Neck Pain

Neck pain is a common muscle joint and bone symptom.

We have designed a three-step approach to help you understand your options and encourage you to think about all of the things that might be affecting your problem.

Where is it felt?

You may feel pain and stiffness in the neck, head, shoulders and upper back.

The symptoms can be felt with simple day to day activities such as sitting, moving your neck, awkward neck positions.

Neck pain can affect our ability to carry out daily activities, including work and hobbies.

At times the pain can feel severe and for some be ongoing. This can affect our general well-being and mental health.

Why does it happen?

Neck pain problems can start because of an injury (for example a car accident), from doing more than you normally do (for example increased lifting or increased exercise) or it can start for no obvious reason.

It can affect any of us at any age.

Is it serious?

Although the pain and disability caused by an episode or flare of neck pain can be severe at first, very rarely are the symptoms a sign of something serious going on.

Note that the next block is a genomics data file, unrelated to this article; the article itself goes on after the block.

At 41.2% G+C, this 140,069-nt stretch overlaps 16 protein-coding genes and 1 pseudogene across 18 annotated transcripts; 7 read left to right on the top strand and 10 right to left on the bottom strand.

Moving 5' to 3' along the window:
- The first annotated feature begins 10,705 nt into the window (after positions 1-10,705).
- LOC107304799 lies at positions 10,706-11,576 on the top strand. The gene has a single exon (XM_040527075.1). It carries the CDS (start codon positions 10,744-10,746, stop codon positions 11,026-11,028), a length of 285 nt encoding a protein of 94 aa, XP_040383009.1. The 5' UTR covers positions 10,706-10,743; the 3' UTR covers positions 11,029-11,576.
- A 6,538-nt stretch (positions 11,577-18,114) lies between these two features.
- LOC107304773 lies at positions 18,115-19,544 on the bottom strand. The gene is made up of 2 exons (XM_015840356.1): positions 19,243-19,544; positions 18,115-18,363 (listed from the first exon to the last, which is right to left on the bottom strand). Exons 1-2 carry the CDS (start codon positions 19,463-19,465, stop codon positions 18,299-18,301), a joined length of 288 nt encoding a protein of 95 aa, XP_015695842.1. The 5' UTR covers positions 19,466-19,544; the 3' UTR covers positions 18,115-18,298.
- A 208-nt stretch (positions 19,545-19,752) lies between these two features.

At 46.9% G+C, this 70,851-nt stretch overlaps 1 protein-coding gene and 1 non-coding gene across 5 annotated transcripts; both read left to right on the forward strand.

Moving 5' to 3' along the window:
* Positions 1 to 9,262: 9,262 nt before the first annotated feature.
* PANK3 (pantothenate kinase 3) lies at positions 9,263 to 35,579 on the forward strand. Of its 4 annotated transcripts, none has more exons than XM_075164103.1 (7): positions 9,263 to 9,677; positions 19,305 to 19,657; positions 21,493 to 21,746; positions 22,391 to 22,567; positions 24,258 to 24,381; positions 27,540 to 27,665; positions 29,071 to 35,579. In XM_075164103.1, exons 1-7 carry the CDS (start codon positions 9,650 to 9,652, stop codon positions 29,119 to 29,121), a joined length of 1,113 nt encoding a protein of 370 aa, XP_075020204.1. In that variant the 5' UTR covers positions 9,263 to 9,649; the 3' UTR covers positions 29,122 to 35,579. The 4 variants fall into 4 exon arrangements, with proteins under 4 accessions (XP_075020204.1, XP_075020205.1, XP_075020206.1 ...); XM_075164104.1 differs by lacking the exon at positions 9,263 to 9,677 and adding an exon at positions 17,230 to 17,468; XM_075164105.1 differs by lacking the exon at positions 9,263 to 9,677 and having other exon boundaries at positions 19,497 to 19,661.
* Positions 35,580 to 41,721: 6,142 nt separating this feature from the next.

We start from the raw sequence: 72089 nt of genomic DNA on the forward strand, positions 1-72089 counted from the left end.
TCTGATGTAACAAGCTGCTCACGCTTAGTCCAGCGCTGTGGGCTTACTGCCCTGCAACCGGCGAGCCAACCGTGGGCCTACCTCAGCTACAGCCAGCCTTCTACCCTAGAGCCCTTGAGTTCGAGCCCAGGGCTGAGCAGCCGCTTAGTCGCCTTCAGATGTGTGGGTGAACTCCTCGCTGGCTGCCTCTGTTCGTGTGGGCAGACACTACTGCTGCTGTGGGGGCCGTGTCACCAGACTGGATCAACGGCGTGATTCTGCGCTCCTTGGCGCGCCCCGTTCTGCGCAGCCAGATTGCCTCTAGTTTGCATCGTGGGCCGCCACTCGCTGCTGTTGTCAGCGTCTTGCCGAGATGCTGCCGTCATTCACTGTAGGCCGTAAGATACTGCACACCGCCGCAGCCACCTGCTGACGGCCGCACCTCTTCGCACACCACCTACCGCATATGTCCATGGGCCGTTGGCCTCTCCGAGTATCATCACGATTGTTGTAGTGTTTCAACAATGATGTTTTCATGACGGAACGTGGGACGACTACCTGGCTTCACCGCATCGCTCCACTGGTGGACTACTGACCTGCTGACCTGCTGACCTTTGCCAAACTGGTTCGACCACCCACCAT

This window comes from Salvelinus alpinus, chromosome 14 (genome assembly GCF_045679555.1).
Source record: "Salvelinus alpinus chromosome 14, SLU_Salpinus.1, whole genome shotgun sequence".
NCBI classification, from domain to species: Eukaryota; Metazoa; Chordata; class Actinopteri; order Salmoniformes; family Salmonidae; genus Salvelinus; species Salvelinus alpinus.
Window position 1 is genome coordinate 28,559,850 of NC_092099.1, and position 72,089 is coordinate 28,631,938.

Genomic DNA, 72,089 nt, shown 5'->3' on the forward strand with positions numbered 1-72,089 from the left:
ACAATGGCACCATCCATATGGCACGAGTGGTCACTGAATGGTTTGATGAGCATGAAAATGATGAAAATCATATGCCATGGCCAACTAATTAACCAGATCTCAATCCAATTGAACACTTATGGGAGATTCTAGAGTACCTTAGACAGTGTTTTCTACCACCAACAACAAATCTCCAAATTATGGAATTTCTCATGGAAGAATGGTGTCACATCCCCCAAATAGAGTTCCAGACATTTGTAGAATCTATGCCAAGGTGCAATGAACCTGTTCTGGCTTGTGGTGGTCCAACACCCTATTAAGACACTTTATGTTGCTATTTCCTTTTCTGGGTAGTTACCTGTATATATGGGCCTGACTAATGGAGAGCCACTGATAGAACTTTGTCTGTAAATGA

However you will need to see your GP if:

  • If you have a severe headache, dizziness, changes to your vision or hearing
  • If you are feeling unwell, sick or have a fever with neck pain

If you are feeling neck pain alongside a change or deterioration in your walking, balance or ability to grip and use your hands consider seeking further help or see your GP.

If you are noticing weakness into your arms and/or hands alongside neck pain consider seeking further help or see your GP.

Will it get better?

The answer for most people is yes as most symptoms will ease in the first 2 to 6 weeks for a new onset of neck pain or a flare-up of longstanding neck pain.  It can take some people longer to get back to their normal and some describe ongoing problems.

Taking steps to look after your physical and mental health can give the best opportunity of a successful recovery.

What can I do to help myself?

Some of the most important things you can do to help your neck pain are related to your lifestyle choices and general health. We have provided some useful links to help guide you through.

The information in Step Two explains the factors that can affect the severity and impact of muscle joint and bone symptoms.

Step Two explains the factors that may be contributing to your situation.

Step Three explains self-management advice on what you can do to help yourself.

Learn more about:

Alongside the self-management advice in Step Three, some general exercises for neck pain can be helpful to support a gradual return to normal movement and function.

What can be done to help me?

An assessment of your problem and treatment may be necessary if the self-management advice in Step Three does not help. Consider seeking further help. 

If you continue to be concerned about the symptoms you are experiencing and are unsure what to do contact your GP practice or ring NHS Wales 111.